As a teenager, Peter Breeze believed bisexuality was just a transition between being straight and being gay. “I thought bisexuality was like a gateway sexuality before people made a choice,” he admits.
Now in his mid-20s, Breeze, who identifies as gay, says he hasn’t completely ruled out sex with women.
“I look at sex as a speedometer,” he says.
“At any given moment you can be going fast or going slow,” he explains, suggesting most people are more likely to drive at the speed and in the zones they’re already familiar with. “I think everybody has a sexual speedometer in them. If I’m with a really hot guy I might take things a little faster than if I am with a girl.”
Like Breeze, Glen Callender believes there are different degrees of bisexual attraction. “For some, bisexuality is rigid, and for others it is fluid and changes with experiences in lifetimes. But both deserve respect,” he says.
“Bisexuals are generally more fluid. Not just sexually, but as people,” he contends. In contrast, gays and straights are both “far more likely to be committed to the idea that sexuality should be a rigid thing.”
It’s that strict binary between being gay and straight that forces many bisexuals to choose one side or the other and stay closeted, Callender says.
But the adoption of the umbrella term “queer” has created more space in the community for bisexuality and fluidity in general, says Shayne Forster, 24.
“I don’t hear the word ‘bisexual’ as often as I hear the word ‘queer,’” he points out.
“I think queer is a liberated word. It’s reclaimed. It’s a little less boxy. It feels that there is less pressure behind it because the word identifies more than one type of person,” he says. “I think it’s more accepted to be placed somewhere in the queer spectrum these days.”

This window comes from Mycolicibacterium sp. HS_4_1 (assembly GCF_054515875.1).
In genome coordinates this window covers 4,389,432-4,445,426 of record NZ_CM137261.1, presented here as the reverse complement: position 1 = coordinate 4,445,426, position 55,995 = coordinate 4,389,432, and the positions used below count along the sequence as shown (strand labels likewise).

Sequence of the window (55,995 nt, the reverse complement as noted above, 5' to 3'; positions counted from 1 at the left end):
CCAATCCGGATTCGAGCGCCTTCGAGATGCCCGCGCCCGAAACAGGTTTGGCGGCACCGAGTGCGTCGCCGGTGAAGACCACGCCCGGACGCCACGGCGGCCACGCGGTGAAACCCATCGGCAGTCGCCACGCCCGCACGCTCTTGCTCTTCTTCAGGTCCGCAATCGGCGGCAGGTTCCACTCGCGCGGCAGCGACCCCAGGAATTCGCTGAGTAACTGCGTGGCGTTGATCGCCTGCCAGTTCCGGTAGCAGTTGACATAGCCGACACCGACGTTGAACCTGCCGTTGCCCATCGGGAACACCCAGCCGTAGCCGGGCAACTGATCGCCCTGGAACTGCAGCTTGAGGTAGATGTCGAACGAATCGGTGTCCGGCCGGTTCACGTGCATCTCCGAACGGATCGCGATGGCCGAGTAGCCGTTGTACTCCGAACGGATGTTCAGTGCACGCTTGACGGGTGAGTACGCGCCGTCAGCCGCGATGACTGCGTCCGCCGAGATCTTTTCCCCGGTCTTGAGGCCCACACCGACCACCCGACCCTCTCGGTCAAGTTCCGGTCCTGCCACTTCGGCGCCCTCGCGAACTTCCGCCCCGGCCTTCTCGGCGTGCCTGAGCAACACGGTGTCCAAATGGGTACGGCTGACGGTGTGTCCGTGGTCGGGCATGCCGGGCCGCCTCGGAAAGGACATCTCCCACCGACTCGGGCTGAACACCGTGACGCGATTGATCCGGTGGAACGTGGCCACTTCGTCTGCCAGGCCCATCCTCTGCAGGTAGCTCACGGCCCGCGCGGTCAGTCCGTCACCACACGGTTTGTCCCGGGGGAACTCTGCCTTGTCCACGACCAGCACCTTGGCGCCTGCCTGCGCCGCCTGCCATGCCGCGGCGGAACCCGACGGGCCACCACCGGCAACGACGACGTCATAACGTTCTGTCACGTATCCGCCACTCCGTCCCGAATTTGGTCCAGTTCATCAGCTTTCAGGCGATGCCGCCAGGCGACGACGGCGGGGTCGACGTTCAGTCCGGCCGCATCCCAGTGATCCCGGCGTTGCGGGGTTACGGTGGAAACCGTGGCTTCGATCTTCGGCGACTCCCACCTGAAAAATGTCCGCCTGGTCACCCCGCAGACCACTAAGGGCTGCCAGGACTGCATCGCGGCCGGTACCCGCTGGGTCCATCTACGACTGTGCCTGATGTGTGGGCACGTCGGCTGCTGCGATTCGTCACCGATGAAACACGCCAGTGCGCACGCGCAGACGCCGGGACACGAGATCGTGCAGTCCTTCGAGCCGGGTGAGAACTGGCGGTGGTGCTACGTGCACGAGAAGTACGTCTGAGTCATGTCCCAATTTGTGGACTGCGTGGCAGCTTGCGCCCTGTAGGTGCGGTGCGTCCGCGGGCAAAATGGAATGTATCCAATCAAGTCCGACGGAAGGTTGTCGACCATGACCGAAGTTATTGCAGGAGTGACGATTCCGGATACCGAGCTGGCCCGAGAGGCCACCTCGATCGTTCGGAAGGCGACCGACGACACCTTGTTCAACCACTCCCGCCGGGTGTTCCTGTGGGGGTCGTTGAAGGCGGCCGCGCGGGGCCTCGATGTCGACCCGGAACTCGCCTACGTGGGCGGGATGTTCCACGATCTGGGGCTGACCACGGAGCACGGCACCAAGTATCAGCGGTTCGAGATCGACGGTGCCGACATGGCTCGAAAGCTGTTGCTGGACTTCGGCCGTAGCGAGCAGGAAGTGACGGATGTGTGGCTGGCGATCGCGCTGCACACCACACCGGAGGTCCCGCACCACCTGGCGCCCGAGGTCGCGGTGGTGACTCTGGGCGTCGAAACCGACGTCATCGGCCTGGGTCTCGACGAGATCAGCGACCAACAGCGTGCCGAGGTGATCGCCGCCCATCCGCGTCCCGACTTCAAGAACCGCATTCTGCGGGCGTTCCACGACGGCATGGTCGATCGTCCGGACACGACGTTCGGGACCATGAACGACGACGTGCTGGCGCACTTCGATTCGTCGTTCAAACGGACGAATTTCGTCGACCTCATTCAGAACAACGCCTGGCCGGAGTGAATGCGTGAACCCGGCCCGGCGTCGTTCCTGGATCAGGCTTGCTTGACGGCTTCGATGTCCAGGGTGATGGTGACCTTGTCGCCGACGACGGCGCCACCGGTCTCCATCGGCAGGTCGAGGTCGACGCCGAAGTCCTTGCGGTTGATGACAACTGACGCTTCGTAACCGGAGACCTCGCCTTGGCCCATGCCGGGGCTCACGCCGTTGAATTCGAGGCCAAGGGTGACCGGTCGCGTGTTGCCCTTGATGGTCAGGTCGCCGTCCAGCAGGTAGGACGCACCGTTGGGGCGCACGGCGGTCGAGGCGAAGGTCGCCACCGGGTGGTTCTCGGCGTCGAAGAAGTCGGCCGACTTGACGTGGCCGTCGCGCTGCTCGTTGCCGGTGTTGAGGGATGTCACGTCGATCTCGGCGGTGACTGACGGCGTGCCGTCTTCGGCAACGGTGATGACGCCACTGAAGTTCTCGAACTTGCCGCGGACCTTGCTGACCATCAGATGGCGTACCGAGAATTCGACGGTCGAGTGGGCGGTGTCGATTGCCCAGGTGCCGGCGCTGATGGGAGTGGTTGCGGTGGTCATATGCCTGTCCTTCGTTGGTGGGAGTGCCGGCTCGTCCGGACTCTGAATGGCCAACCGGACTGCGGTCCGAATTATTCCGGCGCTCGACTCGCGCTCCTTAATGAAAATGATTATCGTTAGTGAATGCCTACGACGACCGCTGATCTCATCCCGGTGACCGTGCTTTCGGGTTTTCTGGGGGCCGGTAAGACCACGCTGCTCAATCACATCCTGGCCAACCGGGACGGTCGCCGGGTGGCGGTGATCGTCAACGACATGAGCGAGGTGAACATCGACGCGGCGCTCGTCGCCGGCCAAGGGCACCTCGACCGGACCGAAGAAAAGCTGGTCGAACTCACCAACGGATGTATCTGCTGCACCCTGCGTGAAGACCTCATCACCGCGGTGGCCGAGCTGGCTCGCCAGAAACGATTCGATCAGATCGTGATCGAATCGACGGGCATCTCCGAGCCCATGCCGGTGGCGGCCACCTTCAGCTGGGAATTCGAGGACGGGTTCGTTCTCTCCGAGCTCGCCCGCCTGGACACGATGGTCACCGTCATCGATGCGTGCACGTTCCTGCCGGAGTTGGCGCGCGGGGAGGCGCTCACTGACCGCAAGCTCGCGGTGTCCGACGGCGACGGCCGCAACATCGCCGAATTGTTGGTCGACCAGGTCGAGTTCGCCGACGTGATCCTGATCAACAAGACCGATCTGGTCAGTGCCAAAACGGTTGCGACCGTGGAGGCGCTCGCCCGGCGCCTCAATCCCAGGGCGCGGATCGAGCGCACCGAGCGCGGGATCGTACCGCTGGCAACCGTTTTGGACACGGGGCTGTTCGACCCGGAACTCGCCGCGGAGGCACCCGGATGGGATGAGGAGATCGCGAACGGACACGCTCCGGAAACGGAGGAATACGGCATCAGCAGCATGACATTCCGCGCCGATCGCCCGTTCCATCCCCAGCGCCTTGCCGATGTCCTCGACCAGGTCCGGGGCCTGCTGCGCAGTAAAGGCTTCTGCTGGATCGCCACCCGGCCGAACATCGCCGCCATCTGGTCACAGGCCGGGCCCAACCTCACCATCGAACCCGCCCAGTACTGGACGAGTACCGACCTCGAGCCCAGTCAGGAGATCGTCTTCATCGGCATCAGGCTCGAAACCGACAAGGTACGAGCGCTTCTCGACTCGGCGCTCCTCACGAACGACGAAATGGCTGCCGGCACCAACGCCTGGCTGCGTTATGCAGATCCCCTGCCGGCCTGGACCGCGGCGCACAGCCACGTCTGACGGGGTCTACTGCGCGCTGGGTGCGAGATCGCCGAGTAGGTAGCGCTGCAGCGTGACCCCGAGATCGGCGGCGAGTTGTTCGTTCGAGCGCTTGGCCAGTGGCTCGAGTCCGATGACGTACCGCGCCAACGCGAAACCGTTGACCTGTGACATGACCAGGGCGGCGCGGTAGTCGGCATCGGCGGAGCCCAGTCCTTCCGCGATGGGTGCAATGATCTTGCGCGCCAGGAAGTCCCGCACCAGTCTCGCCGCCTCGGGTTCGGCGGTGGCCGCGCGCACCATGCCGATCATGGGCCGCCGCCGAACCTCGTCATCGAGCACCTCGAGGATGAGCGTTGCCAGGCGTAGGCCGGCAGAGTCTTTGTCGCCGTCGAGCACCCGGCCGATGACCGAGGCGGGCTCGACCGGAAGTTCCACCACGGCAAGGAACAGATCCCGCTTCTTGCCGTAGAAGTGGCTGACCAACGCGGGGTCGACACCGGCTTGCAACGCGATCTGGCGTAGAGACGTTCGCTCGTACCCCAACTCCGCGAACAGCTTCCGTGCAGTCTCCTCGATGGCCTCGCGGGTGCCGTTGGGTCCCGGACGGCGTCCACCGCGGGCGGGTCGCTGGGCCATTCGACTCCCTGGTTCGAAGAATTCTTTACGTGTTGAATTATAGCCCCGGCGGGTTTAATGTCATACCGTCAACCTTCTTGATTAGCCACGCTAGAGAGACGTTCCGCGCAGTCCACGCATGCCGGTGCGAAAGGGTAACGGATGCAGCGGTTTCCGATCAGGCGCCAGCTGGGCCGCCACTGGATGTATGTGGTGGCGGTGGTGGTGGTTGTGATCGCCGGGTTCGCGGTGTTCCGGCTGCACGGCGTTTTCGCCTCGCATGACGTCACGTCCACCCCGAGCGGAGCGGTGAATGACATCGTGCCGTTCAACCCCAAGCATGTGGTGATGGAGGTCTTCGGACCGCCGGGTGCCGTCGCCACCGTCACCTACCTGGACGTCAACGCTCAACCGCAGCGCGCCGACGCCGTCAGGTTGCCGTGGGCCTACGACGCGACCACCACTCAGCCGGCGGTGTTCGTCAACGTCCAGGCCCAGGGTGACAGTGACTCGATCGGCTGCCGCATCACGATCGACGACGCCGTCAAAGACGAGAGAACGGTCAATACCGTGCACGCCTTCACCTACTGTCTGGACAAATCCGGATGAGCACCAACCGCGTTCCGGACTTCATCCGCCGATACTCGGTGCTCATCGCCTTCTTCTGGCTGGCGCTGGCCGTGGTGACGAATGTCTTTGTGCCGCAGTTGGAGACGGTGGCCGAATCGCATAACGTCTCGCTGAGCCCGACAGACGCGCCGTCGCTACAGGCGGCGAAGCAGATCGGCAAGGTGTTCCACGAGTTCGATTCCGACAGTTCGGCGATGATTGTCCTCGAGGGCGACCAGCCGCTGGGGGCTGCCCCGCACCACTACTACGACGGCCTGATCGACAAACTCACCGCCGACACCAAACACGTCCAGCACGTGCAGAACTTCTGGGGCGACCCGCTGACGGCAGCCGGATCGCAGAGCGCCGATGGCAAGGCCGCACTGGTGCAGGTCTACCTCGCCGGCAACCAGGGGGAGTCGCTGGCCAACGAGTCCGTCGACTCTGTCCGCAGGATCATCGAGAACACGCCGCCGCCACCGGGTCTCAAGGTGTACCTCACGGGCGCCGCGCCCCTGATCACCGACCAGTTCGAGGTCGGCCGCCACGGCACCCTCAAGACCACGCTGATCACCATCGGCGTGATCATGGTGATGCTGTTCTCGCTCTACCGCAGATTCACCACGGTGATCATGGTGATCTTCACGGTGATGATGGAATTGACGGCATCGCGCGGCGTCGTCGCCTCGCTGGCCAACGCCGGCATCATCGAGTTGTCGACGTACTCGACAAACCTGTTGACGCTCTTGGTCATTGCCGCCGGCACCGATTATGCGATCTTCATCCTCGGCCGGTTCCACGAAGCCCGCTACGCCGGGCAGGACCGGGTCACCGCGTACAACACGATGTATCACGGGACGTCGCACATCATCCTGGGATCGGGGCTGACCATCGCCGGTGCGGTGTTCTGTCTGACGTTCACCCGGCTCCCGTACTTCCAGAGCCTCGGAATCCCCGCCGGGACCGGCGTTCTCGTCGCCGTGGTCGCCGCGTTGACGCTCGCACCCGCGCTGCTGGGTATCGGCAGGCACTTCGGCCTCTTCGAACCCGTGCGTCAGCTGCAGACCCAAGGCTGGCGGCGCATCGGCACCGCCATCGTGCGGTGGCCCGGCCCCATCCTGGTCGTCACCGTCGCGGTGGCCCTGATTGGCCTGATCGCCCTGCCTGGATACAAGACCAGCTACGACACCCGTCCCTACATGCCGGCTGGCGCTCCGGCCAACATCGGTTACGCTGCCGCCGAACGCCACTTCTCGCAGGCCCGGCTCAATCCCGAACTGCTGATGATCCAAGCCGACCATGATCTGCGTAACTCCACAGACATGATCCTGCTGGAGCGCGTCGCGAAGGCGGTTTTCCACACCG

Athena Affan identifies as bisexual in the gay community and queer to her straight friends.
Though she has never faced overt bi-resistance from gays or lesbians, she suspects dating women could be a challenge. Lesbians seem less eager to date bisexual women, she says.
“I have always been received very well,” she admits. “But then again I’ve only ever dated one lesbian.”
The moderator of the now-defunct bigirls.com notes there aren’t a lot of resources for bisexuals in Vancouver. It took her several years to feel she’d found a place in the city’s queer community, she says. But that’s starting to change.
Affan credits community events like the annual Bride of Bride party for deliberately reaching out to all “past, present and future” queer women. Exclusive events for bisexuals are not necessary, she says, but broader queer events should make an effort to be more bi-inclusive. “They don’t have to be about bisexuality, but they have to be about a broader scope of queer, and they have to be about really meaning it.”
Callender plans to launch an online resource specifically for bisexuals. He hopes greater visibility in the gay community will encourage bisexuals to embrace their true selves.
“Everything is becoming a lot more accepted now, but we have a long way to go,” says gay party promoter Tommy D. “In our community we should be embracing everybody. If bisexual people can’t be themselves in a queer community then where can they be themselves?”
“It’s my right to fuck whoever I want to fuck,” Callender insists. “That’s what Pride should be about. You have to look at the Pride flag and see all of the colours.”